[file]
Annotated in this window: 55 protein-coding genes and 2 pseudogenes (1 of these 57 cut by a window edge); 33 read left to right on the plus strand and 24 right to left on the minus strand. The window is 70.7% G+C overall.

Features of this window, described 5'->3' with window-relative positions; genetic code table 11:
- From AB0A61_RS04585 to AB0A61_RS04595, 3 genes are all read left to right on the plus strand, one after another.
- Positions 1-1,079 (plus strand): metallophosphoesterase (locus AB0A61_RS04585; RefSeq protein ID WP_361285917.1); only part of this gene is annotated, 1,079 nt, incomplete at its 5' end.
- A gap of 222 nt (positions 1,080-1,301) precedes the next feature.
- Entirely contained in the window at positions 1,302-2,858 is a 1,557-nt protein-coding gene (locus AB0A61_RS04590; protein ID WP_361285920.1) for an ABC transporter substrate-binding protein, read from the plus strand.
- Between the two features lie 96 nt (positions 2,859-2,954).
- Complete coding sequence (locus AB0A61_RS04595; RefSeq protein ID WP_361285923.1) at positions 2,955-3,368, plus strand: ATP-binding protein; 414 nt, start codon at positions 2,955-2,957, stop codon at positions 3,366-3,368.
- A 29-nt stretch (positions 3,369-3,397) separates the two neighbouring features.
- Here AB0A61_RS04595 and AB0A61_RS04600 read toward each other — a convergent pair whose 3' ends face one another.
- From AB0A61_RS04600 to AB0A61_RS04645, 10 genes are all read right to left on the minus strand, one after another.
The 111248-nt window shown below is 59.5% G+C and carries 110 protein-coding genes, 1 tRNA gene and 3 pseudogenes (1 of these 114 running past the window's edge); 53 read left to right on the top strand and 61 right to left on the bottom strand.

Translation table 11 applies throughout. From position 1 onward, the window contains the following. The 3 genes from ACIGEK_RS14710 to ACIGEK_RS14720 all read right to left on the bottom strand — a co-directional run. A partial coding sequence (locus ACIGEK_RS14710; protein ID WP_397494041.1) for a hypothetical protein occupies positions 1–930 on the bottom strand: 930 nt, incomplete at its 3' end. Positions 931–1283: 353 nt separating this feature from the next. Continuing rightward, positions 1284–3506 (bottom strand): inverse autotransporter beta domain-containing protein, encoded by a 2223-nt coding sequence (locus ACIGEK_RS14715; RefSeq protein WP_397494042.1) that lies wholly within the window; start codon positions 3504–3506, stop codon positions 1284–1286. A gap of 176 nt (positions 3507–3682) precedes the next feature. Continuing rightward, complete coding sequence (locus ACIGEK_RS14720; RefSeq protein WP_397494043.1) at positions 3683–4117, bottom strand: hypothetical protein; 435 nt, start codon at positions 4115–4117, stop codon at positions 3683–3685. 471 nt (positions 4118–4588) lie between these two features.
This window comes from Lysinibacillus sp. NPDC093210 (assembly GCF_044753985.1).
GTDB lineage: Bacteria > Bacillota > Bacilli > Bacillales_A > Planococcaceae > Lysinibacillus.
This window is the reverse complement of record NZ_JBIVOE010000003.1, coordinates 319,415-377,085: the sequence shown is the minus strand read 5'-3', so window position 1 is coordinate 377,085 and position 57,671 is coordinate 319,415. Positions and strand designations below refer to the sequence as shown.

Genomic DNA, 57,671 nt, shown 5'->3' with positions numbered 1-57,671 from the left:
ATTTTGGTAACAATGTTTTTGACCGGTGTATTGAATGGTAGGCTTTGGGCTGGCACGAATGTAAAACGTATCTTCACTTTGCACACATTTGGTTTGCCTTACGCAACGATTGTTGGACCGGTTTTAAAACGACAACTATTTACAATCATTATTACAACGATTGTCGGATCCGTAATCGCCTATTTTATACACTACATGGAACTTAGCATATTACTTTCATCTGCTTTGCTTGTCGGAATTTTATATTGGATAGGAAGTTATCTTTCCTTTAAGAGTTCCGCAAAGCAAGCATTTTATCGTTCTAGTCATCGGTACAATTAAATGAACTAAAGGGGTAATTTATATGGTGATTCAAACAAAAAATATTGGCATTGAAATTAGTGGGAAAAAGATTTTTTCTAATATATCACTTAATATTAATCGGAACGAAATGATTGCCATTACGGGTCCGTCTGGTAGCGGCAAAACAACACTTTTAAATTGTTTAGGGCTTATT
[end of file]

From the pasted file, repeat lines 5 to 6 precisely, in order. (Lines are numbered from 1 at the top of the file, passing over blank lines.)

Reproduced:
- A gap of 222 nt (positions 1,080-1,301) precedes the next feature.
- Entirely contained in the window at positions 1,302-2,858 is a 1,557-nt protein-coding gene (locus AB0A61_RS04590; protein ID WP_361285920.1) for an ABC transporter substrate-binding protein, read from the plus strand.